The Difficulty of Suing Opioid Drug Makers
While the number of lawsuits accusing companies of exacerbating the opioid epidemic is increasing, the cases face large challenges. According to Reuters, the regulation of the pharmaceutical industry, and the fact that the FDA approved the opioids as safe and effective, could make it difficult for these lawsuits to succeed. Ohio recently sued 5 companies and is seeking to recover money spent on unnecessary opioid prescriptions and on addiction treatment. Mississippi, Chicago, and counties in New York and California have already filed lawsuits against the companies, who are being accused of deceptive marketing that downplayed the addictiveness of opioids.
Pfizer’s Steep Drug Price Hikes
While some pharmaceutical companies are placing voluntary caps on drug price increases, Pfizer has raised prices by an average of 20%. The Hill reported that Pfizer raised prices of 91 drugs on Thursday, which represents the second time the company raised prices this year. Other competitors have promised to raise prices once a year and by less than 10% or, in the case of Sanofi, to tie drug price increases to the national health expenditures growth projection, which is 5.4% in 2017. Allergan kicked off the wave of increased self-policing among pharmaceutical companies in September 2016.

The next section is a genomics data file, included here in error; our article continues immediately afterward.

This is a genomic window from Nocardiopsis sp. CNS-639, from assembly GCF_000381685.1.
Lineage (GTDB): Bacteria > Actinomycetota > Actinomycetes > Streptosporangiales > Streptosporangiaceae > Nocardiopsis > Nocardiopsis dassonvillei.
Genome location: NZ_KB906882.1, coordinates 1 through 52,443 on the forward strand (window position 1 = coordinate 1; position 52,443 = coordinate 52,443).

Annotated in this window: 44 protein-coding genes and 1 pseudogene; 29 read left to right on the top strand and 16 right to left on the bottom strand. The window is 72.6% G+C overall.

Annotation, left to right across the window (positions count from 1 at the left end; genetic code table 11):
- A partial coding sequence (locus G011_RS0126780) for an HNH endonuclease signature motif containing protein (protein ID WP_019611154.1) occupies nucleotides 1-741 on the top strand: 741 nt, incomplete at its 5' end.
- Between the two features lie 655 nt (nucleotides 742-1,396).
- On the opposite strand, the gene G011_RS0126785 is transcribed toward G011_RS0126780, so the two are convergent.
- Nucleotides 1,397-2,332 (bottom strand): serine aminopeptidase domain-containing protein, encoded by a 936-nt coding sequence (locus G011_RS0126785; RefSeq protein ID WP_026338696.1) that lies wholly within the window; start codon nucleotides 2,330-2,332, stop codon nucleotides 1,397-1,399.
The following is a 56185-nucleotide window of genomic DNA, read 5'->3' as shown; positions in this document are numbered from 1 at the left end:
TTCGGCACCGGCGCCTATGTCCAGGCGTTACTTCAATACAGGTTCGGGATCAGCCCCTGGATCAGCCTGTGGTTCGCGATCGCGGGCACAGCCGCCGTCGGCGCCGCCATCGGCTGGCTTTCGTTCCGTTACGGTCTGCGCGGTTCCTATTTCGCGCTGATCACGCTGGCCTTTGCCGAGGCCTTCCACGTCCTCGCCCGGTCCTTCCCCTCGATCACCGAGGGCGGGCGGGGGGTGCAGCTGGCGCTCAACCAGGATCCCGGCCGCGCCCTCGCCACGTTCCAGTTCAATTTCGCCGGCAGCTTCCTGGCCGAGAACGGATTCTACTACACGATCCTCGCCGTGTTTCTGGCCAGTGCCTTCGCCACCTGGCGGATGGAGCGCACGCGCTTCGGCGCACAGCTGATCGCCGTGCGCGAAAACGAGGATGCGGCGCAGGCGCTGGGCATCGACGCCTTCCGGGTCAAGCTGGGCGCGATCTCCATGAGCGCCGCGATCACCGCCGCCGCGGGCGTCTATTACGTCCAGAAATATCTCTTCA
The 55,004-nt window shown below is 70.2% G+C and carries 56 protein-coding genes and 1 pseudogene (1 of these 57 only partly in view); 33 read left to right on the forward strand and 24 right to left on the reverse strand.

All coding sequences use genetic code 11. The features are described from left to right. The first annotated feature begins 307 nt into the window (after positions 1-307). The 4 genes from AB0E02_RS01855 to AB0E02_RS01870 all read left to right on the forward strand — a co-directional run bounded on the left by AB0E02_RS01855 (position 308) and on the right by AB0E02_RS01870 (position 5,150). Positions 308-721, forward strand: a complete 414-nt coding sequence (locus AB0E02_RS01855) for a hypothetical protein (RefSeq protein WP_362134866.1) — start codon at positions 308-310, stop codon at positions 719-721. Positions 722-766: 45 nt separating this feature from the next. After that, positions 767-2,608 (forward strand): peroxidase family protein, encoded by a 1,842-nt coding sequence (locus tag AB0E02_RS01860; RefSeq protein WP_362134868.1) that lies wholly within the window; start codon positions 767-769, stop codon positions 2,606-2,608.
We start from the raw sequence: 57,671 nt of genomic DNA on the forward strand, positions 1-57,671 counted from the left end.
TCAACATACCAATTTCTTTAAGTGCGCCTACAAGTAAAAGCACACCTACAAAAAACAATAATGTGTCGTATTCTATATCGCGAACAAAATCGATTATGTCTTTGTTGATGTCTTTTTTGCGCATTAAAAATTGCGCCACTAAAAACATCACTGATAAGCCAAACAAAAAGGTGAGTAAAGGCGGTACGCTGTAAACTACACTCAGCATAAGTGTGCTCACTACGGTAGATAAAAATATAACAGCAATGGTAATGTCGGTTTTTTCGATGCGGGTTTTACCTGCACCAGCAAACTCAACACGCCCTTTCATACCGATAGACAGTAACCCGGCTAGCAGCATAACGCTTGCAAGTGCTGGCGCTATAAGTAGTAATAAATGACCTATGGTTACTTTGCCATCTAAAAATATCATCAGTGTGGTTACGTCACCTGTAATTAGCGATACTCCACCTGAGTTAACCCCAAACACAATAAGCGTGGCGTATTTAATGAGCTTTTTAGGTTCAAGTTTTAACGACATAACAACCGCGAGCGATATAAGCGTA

Drug Overdose Deaths Continue to Rise
The overdose epidemic may be largely reported and more attention is being paid to preventing overdoses, but new evidence suggests the problem is worsening, The New York Times’ blog The Upshot reported. Drug overdose deaths in 2016 increased by 19% over 2015, according to an estimate by the Times of data from state health departments and county coroners and medical examiners. However, drug overdose deaths can be difficult to assign as the cause of death—deaths due to the long-term effects of drug abuse are not considered overdoses and there are inconsistencies between jurisdictions in how death certificates are filled out.